In other words, if you're going to give out free lunches, you can't really expect everyone who eats to pay you back.


Roux, O., Céréghino, R., Solano, P.J., & Dejean, A. (2011). Caterpillars and fungal pathogens: Two co-occurring parasites of an ant-plant mutualism. PLoS ONE, 6 : 10.1371/journal.pone.0020538

... Read more »

Roux, O., Céréghino, R., Solano, P.J., & Dejean, A. (2011) Caterpillars and fungal pathogens: Two co-occurring parasites of an ant-plant mutualism. PLoS ONE. info:/10.1371/journal.pone.0020538

  • June 7, 2011
  • 08:00 AM

Tuesday Crustie: Jonah

by Zen Faulkes in NeuroDojo

As I’m in Hawaii today to attend The Crustacean Society meeting, it seems only fitting to feature a species that is, while not new to science, new to Hawaii. This is Albunea bulla, a sand crab. Regular readers might recognize sand crabs as a group close to my heart, because they were the subject of my doctoral research.

But when you read the text of the paper, you could be forgiven for missing the cool story of how the sample that proved this species was found in Hawaiian waters:

Material examined. U.S.A., Hawaii: 200 fathoms (365.8 m), ex opakapaka a.k.a. crimson jobfish (Pristipomoides filamentosus (Valenciennes)) Little Brooks Bank (ca. 24°–24°15’N, 166°45’–167°W), northwestern Hawaiian Islands, coll. Capt. W. Strickland on F/V Fortuna, 11 Apr 2005: 1 male, 17.5 mm cl
(BPBM S12265).
You might suspect something was up when you hit this understated little phrase:

The condition of the present specimen is remarkably good, considering the source(.)
Finally, it sinks in:

(T)he fact that the fish species from which the Hawaiian specimen of A. bulla was removed has been found generally from 90–360 m depth (Allen 1985) suggests that perhaps the crab was eaten at shallower depths and transported intus piscis to the depth at which the fish was caught.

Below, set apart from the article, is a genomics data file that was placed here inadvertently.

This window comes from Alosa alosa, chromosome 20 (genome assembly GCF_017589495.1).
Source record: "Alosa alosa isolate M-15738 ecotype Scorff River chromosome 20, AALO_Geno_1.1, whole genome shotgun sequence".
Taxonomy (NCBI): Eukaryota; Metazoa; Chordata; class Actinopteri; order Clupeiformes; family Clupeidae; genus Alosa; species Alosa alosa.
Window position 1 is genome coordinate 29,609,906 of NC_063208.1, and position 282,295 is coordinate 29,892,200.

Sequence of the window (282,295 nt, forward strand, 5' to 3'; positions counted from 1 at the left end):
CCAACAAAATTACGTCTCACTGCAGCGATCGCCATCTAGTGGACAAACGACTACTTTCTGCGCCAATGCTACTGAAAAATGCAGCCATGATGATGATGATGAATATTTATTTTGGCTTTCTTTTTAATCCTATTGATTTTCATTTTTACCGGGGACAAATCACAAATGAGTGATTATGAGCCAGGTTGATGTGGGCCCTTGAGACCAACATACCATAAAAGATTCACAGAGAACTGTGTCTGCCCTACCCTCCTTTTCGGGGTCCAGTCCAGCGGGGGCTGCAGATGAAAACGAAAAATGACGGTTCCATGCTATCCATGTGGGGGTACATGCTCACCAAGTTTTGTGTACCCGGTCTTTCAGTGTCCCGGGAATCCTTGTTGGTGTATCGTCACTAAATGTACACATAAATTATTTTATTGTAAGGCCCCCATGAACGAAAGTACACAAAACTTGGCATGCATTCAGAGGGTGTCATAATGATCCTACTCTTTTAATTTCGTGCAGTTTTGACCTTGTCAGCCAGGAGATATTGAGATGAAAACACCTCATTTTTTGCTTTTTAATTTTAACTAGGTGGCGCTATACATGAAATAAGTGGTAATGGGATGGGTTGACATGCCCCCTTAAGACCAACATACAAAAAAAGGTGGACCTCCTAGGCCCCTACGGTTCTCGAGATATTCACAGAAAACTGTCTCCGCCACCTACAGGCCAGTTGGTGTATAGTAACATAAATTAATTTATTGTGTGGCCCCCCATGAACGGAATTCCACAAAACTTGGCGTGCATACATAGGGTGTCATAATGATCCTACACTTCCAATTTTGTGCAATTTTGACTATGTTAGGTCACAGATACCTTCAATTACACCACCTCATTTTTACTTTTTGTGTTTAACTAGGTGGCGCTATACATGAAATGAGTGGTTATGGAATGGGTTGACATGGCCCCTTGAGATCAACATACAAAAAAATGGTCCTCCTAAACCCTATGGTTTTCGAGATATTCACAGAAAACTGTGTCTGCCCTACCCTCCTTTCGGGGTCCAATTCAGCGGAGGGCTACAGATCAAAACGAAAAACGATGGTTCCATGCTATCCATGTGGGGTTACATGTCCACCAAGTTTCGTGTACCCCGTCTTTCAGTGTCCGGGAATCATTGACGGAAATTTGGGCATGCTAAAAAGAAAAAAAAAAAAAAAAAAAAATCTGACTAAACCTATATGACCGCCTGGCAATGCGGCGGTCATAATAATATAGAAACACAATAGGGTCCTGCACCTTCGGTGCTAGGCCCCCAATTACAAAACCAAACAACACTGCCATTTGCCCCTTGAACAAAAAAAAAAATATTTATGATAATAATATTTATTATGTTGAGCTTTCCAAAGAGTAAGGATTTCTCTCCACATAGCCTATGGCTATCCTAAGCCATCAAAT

That’s right, they pulled the crab out of the stomach of the fish that ate it!

And, by the way, this proves that anything can sound classy in Latin. Compare:

“intus piscis” — Ooooh, sounds elegant!
“fish guts” — Eeeew, that’s disgusting!

I think in one of my papers, I suggested that one of the big advantages of being a digging species is being hidden from predators.

Apparently, that advantage isn’t as big as I thought.


Boyko CB. 2010. New records and taxonomic data for 14 species of sand crabs (Crustacea: Anomura: Albuneidae) from localities worldwide. Zootaxa 2555: 49-61... Read more »

Boyko CB. (2010) New records and taxonomic data for 14 species of sand crabs (Crustacea: Anomura: Albuneidae) from localities worldwide. Zootaxa, 49-61. info:/

  • June 6, 2011
  • 09:16 PM

Plesiosaurs, the Beautiful Bottom-Feeders

by Laelaps in Laelaps

In 1821, British geologists Henry De la Beche and William Conybeare presented a bizarre, previously-unknown fossil creature to their colleagues in the Geological Society of London. They called their monster Plesiosaurus. A paddle-legged marine reptile akin to the recently-discovered, shark-shaped animals known as ichthyosaurs, the new animal was cast as “a link between the Ichthyosaurus [...]... Read more »

McHenry CR, Cook AG, & Wroe S. (2005) Bottom-feeding plesiosaurs. Science (New York, N.Y.), 310(5745), 75. PMID: 16210529  

  • June 6, 2011
  • 08:01 PM

The Monarch Butterfly:Emmisary of 3 Nations

by Kimberly Moynahan in Endless Forms Most Beautiful

An exciting thing happened a couple weeks ago. I got email from Donald Davis, one of the leading Monarch Butterfly aficionados in Ontario, asking me if I was the Kimberly Gerson who tagged a monarch butterfly in Whitby Ontario, in September of 2006. If so, he went on to say, my tag had been recovered [...]... Read more »

  • June 6, 2011
  • 06:15 PM

Generating Functional Neurons Directly from Human Fibroblasts

by Michael Long in Phased

Connective tissue cells have been directly converted into functional neurons, avoiding stem cell intermediates likely to be carcinogenic, an important step towards replacing cells lost in Parkinson's disease.... Read more »

Ulrich Pfisterer, Agnete Kirkeby, Olof Torper, James Wood, Jenny Nelander, Audrey Dufour, Anders Björklund, Olle Lindvall, Johan Jakobsson, & Malin Parmar. (2011) Direct conversion of human fibroblasts to dopaminergic neurons. Proceedings of the National Academy of Sciences. info:/10.1073/pnas.1105135108

  • June 6, 2011
  • 06:00 PM

A Whistle of Surprise

by Diane Kelly in Science Made Cool

A caterpillar with an unusual aural defense mechanism.... Read more »

  • June 6, 2011
  • 04:55 PM

Osteochronology and the Berenstain Bears

by Kristina Killgrove in Powered By Osteons